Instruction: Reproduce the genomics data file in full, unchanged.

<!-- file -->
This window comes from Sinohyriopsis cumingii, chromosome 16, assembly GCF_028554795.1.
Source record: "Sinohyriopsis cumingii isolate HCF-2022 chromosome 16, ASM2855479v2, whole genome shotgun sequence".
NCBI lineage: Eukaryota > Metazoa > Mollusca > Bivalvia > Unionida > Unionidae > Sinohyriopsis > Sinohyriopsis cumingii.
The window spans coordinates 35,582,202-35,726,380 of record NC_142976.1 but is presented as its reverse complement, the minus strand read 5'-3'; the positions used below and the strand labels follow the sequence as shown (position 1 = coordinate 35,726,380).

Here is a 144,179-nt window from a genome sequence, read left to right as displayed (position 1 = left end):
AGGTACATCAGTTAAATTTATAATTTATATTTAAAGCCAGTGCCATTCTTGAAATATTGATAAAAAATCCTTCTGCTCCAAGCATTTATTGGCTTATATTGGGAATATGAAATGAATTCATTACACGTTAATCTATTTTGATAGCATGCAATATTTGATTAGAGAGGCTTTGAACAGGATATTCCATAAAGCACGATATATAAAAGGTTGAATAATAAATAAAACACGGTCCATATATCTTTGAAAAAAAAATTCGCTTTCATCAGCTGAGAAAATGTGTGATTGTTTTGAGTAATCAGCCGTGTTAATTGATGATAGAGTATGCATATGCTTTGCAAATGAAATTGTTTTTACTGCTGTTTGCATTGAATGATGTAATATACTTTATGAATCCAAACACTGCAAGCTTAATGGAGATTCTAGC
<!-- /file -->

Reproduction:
This window comes from Sinohyriopsis cumingii, chromosome 16, assembly GCF_028554795.1.
Source record: "Sinohyriopsis cumingii isolate HCF-2022 chromosome 16, ASM2855479v2, whole genome shotgun sequence".
NCBI lineage: Eukaryota > Metazoa > Mollusca > Bivalvia > Unionida > Unionidae > Sinohyriopsis > Sinohyriopsis cumingii.
The window spans coordinates 35,582,202-35,726,380 of record NC_142976.1 but is presented as its reverse complement, the minus strand read 5'-3'; the positions used below and the strand labels follow the sequence as shown (position 1 = coordinate 35,726,380).

Here is a 144,179-nt window from a genome sequence, read left to right as displayed (position 1 = left end):
AGGTACATCAGTTAAATTTATAATTTATATTTAAAGCCAGTGCCATTCTTGAAATATTGATAAAAAATCCTTCTGCTCCAAGCATTTATTGGCTTATATTGGGAATATGAAATGAATTCATTACACGTTAATCTATTTTGATAGCATGCAATATTTGATTAGAGAGGCTTTGAACAGGATATTCCATAAAGCACGATATATAAAAGGTTGAATAATAAATAAAACACGGTCCATATATCTTTGAAAAAAAAATTCGCTTTCATCAGCTGAGAAAATGTGTGATTGTTTTGAGTAATCAGCCGTGTTAATTGATGATAGAGTATGCATATGCTTTGCAAATGAAATTGTTTTTACTGCTGTTTGCATTGAATGATGTAATATACTTTATGAATCCAAACACTGCAAGCTTAATGGAGATTCTAGC